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It’s difficult to overstate the impact of Epic Games’ Fortnite. If the game’s free-to-play Battle Royale mode — pitting 100 players against each other for the title of last person standing — seems like it’s overtaken the world, that’s probably because, objectively, it has.

A poll from this past March found that 16.3 percent of the 12 million PC gamers surveyed were playing Fortnite. That’s just under 2 million people. Given that Fortnite is available not just on PC — but also on Xbox One, PS4, and mobile — it’s safe to say Fortnite’s skyrocketing fan base has turned it into a bonafide cultural phenomenon. It’s not just the players who love it — Fortnite is setting new precedents for e-sports spectatorship too. In March, a Spanish Battle Royale tournament live streamed on YouTube broke the record for the biggest single live-gaming stream of all time, with 1.1 million concurrent viewers and 42 million viewers in total.

“It’s been crazy,” DigiPen BS in Real-Time Interactive Simulation graduate and Epic Games technical sound designer Seth Weedin says. “We’ve been in the trenches this whole time, so I remember watching it on Twitch when it had 10,000 viewers max as people were just trying it out wondering, ‘What is this game?’”

“For us, we’ve kind of always had Fortnite around us,” says BA in Game Design graduate and Epic Games technical designer Aaron Johnson. “So it’s less like we’re watching it take over the world and more like we’re bringing everyone else into our world now.”

Portraits of DigiPen alumni Stanley Hayes, Aaron Johnson, and Seth Weedin
DigiPen’s Fortnite Trio (From L-R): Stanley Hayes, Aaron Johnson, and Seth Weedin.

Weedin, Johnson, and BS in Computer Science in Real-Time Interactive Simulation graduate Stanley Hayes all landed jobs at Epic Games just a week after graduating in 2016. The batch hire wasn’t a coincidence — the trio had been working together on game projects since their sophomore year at DigiPen. They, along with five other students, were the founding members of Team Atmos, a student game team that made quite a splash with SubRay, an atmospheric underwater exploration game that won them the Claude Comair Game of the Year award in 2014. For their senior game project, they decided to take the original 2D SubRay and turn it into an immersive 3D virtual reality experience, SubRay VR.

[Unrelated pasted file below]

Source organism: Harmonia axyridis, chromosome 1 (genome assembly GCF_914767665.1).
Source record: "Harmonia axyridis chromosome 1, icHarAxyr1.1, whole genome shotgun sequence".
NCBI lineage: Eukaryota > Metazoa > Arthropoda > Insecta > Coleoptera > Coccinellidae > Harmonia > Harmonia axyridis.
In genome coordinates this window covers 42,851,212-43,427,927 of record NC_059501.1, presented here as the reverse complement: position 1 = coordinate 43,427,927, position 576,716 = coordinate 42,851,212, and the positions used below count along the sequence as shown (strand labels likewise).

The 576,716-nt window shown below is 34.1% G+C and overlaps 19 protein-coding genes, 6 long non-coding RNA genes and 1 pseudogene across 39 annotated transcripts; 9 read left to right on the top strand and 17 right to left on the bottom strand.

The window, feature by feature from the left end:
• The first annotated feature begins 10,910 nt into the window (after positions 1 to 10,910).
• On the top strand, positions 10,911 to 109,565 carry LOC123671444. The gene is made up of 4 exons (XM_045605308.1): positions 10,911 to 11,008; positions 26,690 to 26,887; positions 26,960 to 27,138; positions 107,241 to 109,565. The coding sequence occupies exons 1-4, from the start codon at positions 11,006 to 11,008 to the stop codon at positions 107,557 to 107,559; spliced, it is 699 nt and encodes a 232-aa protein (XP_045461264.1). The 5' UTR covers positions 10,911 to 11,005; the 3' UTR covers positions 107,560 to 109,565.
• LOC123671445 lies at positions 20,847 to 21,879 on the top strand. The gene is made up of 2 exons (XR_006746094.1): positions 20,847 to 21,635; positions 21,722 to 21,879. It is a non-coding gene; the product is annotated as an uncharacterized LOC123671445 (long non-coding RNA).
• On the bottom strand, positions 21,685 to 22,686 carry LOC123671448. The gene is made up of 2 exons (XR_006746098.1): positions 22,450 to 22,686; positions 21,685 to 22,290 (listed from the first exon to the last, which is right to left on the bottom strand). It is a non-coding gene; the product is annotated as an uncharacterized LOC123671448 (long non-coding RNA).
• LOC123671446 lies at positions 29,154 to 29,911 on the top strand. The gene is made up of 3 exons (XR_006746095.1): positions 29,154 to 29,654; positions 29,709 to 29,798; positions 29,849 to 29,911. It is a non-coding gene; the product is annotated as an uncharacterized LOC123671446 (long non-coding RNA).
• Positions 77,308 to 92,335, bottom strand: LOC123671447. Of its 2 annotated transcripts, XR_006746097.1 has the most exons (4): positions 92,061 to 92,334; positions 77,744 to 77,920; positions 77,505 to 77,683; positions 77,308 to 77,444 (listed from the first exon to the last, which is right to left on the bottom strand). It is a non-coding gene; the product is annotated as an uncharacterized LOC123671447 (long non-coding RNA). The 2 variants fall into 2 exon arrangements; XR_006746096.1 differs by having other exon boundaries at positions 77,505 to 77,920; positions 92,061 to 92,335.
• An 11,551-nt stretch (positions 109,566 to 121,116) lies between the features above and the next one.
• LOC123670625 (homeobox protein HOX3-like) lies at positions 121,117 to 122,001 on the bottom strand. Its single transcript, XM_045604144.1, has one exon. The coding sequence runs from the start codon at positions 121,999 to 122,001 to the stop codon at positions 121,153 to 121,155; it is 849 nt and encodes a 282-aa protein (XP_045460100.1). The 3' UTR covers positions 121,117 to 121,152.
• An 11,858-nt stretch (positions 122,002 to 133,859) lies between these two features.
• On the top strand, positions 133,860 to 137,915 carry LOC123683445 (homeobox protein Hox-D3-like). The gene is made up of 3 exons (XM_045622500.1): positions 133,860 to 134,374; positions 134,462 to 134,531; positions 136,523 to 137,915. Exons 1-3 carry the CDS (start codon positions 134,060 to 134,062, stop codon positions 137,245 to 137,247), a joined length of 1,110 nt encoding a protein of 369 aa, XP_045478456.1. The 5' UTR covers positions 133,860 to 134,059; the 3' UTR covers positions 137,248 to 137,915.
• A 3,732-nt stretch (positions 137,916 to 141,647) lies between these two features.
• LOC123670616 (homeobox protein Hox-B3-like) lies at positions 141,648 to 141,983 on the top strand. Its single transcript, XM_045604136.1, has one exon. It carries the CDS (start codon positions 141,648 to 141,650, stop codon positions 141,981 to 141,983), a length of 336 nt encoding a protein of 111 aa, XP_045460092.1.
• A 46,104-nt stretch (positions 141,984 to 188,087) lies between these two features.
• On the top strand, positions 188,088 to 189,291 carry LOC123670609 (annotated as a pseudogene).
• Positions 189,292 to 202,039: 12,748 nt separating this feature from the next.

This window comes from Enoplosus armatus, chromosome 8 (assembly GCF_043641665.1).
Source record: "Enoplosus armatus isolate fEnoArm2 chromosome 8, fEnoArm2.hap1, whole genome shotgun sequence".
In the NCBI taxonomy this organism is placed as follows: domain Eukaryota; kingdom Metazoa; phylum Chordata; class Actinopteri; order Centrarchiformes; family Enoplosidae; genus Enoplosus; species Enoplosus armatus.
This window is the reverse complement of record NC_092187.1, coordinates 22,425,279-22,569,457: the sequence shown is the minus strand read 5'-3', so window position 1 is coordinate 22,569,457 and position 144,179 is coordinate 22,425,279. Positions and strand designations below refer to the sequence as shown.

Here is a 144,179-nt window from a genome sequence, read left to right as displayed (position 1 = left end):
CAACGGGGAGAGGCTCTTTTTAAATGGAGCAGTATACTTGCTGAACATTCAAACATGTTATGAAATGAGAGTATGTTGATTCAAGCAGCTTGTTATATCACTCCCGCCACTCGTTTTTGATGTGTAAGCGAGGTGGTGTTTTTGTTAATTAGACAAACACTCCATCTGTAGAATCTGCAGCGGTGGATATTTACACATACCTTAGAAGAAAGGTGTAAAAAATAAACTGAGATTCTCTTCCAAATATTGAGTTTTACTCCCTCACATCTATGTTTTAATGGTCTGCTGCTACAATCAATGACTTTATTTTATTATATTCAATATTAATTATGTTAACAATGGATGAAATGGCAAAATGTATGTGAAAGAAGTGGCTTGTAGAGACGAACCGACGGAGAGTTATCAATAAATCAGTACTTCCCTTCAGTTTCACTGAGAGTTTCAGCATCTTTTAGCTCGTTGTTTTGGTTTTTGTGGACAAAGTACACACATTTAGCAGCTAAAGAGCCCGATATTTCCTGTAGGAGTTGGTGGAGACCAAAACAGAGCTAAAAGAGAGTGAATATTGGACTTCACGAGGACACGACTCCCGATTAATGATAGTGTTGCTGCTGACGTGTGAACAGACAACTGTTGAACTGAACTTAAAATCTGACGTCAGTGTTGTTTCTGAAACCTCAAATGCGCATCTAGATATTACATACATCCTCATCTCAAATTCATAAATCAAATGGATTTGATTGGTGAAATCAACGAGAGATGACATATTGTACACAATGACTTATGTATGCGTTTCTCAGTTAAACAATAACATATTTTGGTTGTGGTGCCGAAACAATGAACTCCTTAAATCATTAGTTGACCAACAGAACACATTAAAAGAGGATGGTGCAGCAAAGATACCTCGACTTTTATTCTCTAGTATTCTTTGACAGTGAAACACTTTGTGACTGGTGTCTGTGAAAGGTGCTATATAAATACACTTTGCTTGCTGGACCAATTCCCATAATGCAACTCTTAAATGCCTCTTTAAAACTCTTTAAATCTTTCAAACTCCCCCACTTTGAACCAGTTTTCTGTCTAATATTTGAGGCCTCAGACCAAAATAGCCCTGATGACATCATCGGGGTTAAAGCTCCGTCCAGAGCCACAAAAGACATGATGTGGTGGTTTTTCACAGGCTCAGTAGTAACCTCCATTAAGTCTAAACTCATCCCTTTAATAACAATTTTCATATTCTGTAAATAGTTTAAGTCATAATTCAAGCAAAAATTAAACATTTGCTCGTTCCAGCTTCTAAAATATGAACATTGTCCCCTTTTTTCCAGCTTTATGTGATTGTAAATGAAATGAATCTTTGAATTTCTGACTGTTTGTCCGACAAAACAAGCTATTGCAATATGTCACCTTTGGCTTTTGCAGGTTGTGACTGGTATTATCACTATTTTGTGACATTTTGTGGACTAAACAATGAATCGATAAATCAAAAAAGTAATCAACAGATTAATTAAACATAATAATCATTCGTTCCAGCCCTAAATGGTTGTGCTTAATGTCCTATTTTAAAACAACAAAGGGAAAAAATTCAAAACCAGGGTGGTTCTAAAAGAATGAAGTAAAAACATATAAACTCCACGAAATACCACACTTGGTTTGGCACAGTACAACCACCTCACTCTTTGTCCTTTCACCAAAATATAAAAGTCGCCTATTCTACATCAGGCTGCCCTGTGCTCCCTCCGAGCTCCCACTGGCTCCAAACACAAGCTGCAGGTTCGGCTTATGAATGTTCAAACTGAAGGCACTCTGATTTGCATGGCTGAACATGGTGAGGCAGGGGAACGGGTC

“We only have four years at DigiPen,” Johnson laughs, “so we decided to take one game and make different versions of it until it was something we liked.”

Once Team Atmos had a polished working prototype, they decided to shop the game around at SEA VR, a virtual reality conference for developers in Seattle. Given that they had developed SubRay VR using the Unreal Engine, a game engine developed by Epic Games, the three were excited to run into Nick Whiting, Epic’s technical director of VR/AR, at the conference.

“We approached Nick and he had his laptop there, so we showed him our game,” Johnson says. “He asked us how long we’d been working on it and we said, ‘Oh, you know … a couple of months.’ And he went, ‘Wow! This looks great for a couple of months. And that started the ball rolling for Epic.”

The three kept in touch the following months as SubRay VR’s development continued. At one point, when Atmos was attempting to change the Unreal Engine version they were using to build SubRay VR, Epic invited them to come to their Seattle offices to assist them.

“Then from there, we just nailed an internship,” Johnson says.

The internship found Weedin, Johnson, and Hayes working on Epic Games’ first fully-fledged VR title, the futuristic first-person shooter Robo Recall for the Oculus Rift. While the game has since been hailed as one of the Oculus Rift’s killer apps, when the trio came on board as interns at Epic, the game was still in its prototype phase. “We had a lot of freedom to do exactly what we were doing at DigiPen, only in a professional setting — right out of the gate,” Weedin says.

The internship was only supposed to last three months, but the trio quickly made themselves indispensable.